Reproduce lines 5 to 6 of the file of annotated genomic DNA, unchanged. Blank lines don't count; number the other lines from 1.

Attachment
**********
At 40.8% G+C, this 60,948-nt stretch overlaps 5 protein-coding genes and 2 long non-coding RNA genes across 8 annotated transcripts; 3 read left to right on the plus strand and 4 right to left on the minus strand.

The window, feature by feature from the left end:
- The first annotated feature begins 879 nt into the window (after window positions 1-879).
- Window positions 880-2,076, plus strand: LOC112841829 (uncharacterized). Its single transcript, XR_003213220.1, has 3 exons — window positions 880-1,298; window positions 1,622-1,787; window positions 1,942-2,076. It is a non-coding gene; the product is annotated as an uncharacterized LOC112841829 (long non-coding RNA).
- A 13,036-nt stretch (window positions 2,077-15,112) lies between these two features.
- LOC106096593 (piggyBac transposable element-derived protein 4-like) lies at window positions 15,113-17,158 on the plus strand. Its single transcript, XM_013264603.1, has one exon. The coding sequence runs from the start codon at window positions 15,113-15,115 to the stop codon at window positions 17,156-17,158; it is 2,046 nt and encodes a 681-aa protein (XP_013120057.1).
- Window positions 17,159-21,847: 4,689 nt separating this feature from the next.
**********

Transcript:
- A 13,036-nt stretch (window positions 2,077-15,112) lies between these two features.
- LOC106096593 (piggyBac transposable element-derived protein 4-like) lies at window positions 15,113-17,158 on the plus strand. Its single transcript, XM_013264603.1, has one exon. The coding sequence runs from the start codon at window positions 15,113-15,115 to the stop codon at window positions 17,156-17,158; it is 2,046 nt and encodes a 681-aa protein (XP_013120057.1).